A photo like this needs careful balancing: the TV, the room, and the outside.

  1. First, as always, set the ambient exposure. Set your camera to match the outside.
  2. See how the TV works with that. If not good, find a good point in between, where the TV looks good, even if the outside is a little bright, like here.
  3. Keep your shutter speed below 1/250 sec or 1/200 sec, depending on your camera.
  4. Now add flash; add the right amount to match the ambient exposure. Bounce the flash from a point behind you that gives equal brightness through the room.

And that’s all. Not that difficult if you approach it right!

History (2)

Regular programming will continue after my trip, but in the mean time, some more history. Utrecht’s Rietveld-Schröder house, a 1920s example of “De Stijl”, and  UN heritage site. This is a picture I am printing, on request, for a client:

200 ISO, f/5.6. I thought of going back if the weather improves, but why? This house was built for the Dutch environment and weather, so what better to show it there?

Architecture Tip: Walk all around the house or building you are photographing and shoot it from every angle. It’s often not until later when you see which angles really worked best.



You may have heard of “tilt-shift-lenses”. These are lenses that.. well, tilt and shift. You can tilt the lens to the right or left (or up and down), and you can shift the entire lens up or down (or left and right).

Today, I am using the Canon TS-E 45mm f/2.8, a lens I borrowed from my friend Kristof, a very talented photographer. You can see that lens reviewed here, on The Digital Photographer: I shall not bother to add to that.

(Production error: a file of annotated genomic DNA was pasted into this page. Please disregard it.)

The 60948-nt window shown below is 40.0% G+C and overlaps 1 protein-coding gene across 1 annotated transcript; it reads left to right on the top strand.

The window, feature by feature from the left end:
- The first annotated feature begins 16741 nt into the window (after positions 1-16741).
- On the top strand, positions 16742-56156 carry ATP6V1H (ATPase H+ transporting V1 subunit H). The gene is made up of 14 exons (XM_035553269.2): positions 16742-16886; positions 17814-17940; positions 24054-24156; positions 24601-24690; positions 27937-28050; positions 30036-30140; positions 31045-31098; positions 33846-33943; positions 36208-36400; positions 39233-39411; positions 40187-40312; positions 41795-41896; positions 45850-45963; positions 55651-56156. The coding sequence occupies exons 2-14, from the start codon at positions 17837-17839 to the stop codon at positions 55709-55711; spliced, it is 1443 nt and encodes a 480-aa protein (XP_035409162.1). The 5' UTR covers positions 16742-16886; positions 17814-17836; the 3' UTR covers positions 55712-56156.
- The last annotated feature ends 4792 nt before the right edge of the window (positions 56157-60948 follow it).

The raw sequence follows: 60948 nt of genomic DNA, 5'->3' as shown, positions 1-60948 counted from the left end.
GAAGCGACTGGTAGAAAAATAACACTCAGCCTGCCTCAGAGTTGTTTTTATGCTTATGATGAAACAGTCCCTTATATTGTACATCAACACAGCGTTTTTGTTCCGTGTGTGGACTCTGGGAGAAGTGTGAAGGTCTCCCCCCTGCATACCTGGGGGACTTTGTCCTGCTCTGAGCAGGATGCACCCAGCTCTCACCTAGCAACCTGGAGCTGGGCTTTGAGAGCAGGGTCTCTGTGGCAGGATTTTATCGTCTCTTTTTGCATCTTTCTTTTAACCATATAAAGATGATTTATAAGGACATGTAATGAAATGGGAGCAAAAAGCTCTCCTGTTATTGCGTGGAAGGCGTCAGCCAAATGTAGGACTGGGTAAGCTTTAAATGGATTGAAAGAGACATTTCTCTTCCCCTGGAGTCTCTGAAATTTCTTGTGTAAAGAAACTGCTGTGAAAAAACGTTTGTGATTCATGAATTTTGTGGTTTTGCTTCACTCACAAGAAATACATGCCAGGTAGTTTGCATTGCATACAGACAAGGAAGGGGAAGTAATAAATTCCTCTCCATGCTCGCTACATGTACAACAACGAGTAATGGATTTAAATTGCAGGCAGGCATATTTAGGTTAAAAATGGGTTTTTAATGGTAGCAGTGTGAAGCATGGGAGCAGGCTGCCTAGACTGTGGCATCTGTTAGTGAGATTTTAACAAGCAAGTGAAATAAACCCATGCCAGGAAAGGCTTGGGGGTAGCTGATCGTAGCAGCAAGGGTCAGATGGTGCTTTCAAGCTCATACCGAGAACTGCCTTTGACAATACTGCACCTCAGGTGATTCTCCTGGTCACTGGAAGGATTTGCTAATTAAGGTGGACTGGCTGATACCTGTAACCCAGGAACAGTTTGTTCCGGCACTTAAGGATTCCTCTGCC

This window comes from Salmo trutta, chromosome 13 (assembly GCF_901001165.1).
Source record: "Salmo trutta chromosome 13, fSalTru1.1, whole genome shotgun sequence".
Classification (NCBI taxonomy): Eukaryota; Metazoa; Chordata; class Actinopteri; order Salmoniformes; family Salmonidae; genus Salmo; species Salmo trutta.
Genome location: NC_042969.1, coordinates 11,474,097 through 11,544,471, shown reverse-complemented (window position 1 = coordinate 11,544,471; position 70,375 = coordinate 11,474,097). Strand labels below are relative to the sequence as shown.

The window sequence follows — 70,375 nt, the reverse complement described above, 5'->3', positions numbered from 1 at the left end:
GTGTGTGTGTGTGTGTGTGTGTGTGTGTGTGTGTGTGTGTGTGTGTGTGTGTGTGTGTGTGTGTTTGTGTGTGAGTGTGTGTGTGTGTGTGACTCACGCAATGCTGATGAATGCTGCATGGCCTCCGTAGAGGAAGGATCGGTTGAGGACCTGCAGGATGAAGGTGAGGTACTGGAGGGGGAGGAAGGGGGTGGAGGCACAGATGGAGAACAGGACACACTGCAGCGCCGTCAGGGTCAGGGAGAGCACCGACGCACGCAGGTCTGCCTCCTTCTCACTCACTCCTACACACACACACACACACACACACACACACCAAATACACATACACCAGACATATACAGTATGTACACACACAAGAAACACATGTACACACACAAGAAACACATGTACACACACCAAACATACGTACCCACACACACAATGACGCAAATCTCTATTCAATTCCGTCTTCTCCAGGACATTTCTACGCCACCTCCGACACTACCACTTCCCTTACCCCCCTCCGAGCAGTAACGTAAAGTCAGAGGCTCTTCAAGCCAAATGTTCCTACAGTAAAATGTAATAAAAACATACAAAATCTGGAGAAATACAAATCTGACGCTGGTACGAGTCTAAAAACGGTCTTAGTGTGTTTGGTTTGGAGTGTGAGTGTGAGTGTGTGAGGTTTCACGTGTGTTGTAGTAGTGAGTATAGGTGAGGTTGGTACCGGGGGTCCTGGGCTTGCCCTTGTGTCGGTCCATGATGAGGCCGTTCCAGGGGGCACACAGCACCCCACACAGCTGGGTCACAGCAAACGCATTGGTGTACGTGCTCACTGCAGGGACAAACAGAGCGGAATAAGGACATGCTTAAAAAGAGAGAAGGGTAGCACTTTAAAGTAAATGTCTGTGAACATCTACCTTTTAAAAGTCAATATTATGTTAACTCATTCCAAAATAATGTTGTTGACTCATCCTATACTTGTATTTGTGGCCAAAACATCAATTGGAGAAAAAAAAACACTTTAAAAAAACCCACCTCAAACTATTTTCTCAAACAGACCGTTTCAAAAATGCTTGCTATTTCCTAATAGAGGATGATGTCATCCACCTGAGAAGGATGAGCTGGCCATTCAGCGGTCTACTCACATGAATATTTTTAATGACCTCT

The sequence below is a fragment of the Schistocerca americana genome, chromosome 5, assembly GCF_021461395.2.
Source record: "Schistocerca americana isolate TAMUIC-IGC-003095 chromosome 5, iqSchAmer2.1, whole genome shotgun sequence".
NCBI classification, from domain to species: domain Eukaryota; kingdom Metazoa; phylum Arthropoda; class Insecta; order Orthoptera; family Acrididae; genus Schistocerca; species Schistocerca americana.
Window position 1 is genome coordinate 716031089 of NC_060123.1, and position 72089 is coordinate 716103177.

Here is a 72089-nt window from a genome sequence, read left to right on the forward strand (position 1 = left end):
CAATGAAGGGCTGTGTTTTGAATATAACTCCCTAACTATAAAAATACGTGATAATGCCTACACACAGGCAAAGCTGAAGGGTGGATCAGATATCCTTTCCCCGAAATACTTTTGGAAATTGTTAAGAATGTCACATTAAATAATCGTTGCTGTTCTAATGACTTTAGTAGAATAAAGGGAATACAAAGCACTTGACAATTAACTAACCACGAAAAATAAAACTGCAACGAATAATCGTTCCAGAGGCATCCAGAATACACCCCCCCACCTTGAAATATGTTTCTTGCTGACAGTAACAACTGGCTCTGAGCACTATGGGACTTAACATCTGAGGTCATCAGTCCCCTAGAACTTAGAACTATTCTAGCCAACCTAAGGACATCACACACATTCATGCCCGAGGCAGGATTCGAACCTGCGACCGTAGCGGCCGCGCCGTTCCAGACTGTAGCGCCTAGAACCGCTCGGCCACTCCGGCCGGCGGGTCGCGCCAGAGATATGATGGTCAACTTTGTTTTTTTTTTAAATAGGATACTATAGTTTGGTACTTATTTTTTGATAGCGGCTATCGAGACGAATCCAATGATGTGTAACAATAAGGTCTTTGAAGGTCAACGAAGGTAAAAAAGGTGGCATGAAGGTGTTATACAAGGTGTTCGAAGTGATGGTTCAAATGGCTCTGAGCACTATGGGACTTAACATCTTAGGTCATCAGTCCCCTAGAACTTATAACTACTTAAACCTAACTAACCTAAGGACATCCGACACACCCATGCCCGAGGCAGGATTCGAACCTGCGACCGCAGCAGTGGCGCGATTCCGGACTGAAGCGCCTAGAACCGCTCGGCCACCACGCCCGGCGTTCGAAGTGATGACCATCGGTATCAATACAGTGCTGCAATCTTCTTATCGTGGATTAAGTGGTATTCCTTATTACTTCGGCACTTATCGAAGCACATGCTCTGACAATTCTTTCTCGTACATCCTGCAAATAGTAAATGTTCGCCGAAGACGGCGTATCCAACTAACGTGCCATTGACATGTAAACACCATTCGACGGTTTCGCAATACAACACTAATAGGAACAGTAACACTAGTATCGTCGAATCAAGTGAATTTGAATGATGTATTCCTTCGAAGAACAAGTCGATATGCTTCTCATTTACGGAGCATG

What I will briefly explain is this. A tilt-shift lens is not just used to bring converging verticals back to vertical. Yes, that too: but as many people point out, you can do that in Lightroom or Photoshop too. Same, I suppose, with the crazy weird “dollhouse” focus effects a Tilt-Shift lens can give you.

What you can not do in Lightroom or Photoshop is this: focus in a plane that is not perpendicular to your camera.

I mean this. Let’s look at a picture of some of the spices and condiments I use when cooking:

They are lined up front to back… the back is farther away from me. So at f/2.8, the back is way out of focus (click to see large: you will see by how much). Even at very small apertures like f/11 or worse, I would still see this effect (because I am so close); plus, I would lose the blurred background I want.

So here is where Tilt-Shift comes to the rescue! When I tilt the lens to the left (so it is more perpendicular to the desired plane of focus), I can shoot with everything sharp. In this case, a shift to the left of just 2.5 degrees did it:

Problem solved – all sharp where I want it to be, even at f/2.8.

So why not use Tilt-Shift lenses all the time? Well, for one, they are expensive (partly because the larger image circle needed means more glass). Also, they are manual focus lenses: no autofocus. And you need to take the time to get the effects right, and to focus accurately. You will want to use a tripod, and you will want to take your time.

But for many shots there is no substitute – like portraits where you want both eyes sharp, but the background blurry; architecture; and many types of studio product shot – even the shifting comes in handy there since you can shoot up or down without converging/diverging verticals.

Architecture tip

When you shoot architecture and you want a straight photo, with no distortion, like this:

…then you need to do the following:

  1. Step back. Way back.
  2. Use a long telephoto lens.
  3. Do not aim up or down: keep the lens parallel to the ground.
  4. Consider using a tripod if the lens length is long.

You will now get an “undistorted” picture where the background is enlarged and drawn in to the subject.